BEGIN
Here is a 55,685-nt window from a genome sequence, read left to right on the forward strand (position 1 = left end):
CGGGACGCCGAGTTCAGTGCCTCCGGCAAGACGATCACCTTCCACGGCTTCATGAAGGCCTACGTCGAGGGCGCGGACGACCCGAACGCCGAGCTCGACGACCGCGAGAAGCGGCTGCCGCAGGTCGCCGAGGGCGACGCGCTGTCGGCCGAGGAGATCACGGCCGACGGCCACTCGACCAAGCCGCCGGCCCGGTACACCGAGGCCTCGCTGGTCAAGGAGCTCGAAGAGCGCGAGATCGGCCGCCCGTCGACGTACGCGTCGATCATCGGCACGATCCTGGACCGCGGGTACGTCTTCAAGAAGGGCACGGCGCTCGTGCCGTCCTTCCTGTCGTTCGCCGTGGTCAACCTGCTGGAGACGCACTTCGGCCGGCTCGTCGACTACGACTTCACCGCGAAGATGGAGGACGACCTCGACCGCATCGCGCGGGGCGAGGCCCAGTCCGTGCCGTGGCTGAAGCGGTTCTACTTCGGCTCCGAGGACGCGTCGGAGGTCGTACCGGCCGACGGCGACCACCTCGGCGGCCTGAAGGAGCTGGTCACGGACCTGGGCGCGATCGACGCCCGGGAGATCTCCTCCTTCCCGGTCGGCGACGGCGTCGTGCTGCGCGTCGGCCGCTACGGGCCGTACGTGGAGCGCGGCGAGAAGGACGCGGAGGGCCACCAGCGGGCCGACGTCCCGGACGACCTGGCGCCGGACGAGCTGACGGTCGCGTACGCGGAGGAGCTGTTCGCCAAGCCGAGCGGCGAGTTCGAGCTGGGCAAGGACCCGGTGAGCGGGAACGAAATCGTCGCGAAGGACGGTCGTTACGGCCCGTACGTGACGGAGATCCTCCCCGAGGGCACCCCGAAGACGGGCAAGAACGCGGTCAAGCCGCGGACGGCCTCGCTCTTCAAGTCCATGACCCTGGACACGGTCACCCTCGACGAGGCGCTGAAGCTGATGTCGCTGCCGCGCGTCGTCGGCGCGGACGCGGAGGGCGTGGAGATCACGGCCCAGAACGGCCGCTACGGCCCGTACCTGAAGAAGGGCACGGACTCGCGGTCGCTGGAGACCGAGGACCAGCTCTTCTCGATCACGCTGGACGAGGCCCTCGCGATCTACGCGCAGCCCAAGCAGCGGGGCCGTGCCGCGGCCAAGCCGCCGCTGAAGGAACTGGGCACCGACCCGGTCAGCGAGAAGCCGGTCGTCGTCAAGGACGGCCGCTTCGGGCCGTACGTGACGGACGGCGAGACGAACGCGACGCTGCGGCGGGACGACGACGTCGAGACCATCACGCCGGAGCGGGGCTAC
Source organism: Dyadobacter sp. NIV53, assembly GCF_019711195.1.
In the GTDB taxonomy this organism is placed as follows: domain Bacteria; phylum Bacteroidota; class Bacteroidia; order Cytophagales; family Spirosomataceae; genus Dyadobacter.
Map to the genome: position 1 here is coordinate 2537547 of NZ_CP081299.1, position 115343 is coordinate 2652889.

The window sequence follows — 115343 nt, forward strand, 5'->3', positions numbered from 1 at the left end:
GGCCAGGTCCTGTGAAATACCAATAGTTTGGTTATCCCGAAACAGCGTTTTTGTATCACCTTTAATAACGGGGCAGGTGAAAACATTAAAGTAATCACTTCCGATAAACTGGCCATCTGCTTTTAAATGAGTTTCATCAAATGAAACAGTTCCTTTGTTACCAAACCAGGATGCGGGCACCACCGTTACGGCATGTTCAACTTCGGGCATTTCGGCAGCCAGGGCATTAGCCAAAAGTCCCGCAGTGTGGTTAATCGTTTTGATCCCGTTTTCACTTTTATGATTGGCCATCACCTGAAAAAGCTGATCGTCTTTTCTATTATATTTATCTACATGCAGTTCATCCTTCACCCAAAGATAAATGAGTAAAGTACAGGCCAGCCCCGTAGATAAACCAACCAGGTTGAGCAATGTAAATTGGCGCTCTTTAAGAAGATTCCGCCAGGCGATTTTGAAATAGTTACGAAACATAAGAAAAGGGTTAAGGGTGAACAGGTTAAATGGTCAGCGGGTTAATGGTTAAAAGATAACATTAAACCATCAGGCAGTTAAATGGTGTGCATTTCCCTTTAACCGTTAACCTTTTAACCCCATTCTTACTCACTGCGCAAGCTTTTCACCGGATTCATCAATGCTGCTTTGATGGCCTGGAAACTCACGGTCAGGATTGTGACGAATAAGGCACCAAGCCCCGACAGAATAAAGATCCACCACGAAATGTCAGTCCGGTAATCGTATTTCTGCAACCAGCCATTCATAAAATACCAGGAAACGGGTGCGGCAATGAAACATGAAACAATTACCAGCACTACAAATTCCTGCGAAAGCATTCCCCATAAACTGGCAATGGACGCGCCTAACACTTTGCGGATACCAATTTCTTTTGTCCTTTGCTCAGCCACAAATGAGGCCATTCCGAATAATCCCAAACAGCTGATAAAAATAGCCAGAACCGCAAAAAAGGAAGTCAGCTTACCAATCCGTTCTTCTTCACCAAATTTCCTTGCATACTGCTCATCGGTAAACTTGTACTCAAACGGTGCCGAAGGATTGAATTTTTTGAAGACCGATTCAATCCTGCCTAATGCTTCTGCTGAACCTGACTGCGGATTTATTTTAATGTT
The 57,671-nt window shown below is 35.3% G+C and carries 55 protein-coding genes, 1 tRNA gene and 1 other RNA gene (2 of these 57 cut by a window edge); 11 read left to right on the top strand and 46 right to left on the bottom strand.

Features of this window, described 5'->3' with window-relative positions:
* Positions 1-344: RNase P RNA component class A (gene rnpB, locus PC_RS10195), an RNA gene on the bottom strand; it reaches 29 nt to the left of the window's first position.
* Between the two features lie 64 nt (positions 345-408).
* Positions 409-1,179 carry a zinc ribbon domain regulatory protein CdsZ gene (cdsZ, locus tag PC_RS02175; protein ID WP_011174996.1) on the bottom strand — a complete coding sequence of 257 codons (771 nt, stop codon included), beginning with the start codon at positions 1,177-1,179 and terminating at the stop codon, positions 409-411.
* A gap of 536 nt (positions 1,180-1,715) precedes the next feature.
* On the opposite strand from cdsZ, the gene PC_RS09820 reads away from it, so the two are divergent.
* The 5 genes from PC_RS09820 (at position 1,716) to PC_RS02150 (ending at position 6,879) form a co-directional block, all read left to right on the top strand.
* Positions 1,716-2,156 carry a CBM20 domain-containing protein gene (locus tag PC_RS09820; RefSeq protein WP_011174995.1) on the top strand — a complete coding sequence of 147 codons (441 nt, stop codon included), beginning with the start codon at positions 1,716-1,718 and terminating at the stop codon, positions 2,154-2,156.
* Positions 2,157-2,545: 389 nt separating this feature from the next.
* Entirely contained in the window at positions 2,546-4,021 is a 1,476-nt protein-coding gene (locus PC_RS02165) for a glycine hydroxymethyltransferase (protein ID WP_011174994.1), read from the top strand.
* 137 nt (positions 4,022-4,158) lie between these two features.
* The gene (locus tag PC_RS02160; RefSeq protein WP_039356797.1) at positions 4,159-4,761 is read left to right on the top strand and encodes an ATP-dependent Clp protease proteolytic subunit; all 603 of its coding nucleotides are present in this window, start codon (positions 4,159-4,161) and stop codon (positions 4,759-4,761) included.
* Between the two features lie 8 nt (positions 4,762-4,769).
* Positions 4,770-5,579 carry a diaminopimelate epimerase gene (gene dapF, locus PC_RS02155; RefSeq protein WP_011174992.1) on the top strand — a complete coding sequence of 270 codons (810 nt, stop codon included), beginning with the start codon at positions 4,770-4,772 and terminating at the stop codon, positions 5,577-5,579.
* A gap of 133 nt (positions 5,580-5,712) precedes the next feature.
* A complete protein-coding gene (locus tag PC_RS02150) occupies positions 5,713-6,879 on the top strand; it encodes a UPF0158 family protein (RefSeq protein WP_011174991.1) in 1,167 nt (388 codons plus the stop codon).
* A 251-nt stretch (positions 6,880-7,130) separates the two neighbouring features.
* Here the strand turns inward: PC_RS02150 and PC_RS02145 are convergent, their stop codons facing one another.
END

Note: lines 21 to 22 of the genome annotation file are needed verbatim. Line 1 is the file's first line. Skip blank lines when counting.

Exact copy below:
* Between the two features lie 8 nt (positions 4,762-4,769).
* Positions 4,770-5,579 carry a diaminopimelate epimerase gene (gene dapF, locus PC_RS02155; RefSeq protein WP_011174992.1) on the top strand — a complete coding sequence of 270 codons (810 nt, stop codon included), beginning with the start codon at positions 4,770-4,772 and terminating at the stop codon, positions 5,577-5,579.